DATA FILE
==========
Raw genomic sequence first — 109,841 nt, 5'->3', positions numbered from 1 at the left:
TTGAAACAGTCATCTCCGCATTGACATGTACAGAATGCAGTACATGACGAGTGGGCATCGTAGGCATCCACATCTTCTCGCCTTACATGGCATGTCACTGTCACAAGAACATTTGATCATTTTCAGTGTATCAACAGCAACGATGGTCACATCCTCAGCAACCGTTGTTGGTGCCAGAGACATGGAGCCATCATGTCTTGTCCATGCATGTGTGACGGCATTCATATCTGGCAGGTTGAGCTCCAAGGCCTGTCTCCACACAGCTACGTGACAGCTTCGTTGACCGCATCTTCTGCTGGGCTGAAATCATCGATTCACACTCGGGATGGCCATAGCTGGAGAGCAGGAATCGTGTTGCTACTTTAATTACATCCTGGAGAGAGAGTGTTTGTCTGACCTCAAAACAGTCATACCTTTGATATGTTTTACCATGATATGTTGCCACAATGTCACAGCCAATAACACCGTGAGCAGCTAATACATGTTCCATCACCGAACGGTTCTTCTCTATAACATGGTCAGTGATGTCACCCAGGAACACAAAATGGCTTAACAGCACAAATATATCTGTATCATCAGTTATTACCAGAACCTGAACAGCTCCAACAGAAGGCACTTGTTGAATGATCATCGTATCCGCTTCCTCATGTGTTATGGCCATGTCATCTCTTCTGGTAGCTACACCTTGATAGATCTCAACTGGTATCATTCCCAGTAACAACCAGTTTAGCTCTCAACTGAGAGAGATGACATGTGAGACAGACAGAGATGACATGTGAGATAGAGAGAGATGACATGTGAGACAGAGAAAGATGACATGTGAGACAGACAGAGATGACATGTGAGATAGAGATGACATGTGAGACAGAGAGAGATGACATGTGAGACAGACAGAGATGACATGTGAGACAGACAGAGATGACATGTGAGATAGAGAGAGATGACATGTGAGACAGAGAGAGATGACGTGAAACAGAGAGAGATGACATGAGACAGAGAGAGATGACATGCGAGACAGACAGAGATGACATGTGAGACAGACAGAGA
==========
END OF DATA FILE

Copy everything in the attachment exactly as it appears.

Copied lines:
Raw genomic sequence first — 109,841 nt, 5'->3', positions numbered from 1 at the left:
TTGAAACAGTCATCTCCGCATTGACATGTACAGAATGCAGTACATGACGAGTGGGCATCGTAGGCATCCACATCTTCTCGCCTTACATGGCATGTCACTGTCACAAGAACATTTGATCATTTTCAGTGTATCAACAGCAACGATGGTCACATCCTCAGCAACCGTTGTTGGTGCCAGAGACATGGAGCCATCATGTCTTGTCCATGCATGTGTGACGGCATTCATATCTGGCAGGTTGAGCTCCAAGGCCTGTCTCCACACAGCTACGTGACAGCTTCGTTGACCGCATCTTCTGCTGGGCTGAAATCATCGATTCACACTCGGGATGGCCATAGCTGGAGAGCAGGAATCGTGTTGCTACTTTAATTACATCCTGGAGAGAGAGTGTTTGTCTGACCTCAAAACAGTCATACCTTTGATATGTTTTACCATGATATGTTGCCACAATGTCACAGCCAATAACACCGTGAGCAGCTAATACATGTTCCATCACCGAACGGTTCTTCTCTATAACATGGTCAGTGATGTCACCCAGGAACACAAAATGGCTTAACAGCACAAATATATCTGTATCATCAGTTATTACCAGAACCTGAACAGCTCCAACAGAAGGCACTTGTTGAATGATCATCGTATCCGCTTCCTCATGTGTTATGGCCATGTCATCTCTTCTGGTAGCTACACCTTGATAGATCTCAACTGGTATCATTCCCAGTAACAACCAGTTTAGCTCTCAACTGAGAGAGATGACATGTGAGACAGACAGAGATGACATGTGAGATAGAGAGAGATGACATGTGAGACAGAGAAAGATGACATGTGAGACAGACAGAGATGACATGTGAGATAGAGATGACATGTGAGACAGAGAGAGATGACATGTGAGACAGACAGAGATGACATGTGAGACAGACAGAGATGACATGTGAGATAGAGAGAGATGACATGTGAGACAGAGAGAGATGACGTGAAACAGAGAGAGATGACATGAGACAGAGAGAGATGACATGCGAGACAGACAGAGATGACATGTGAGACAGACAGAGA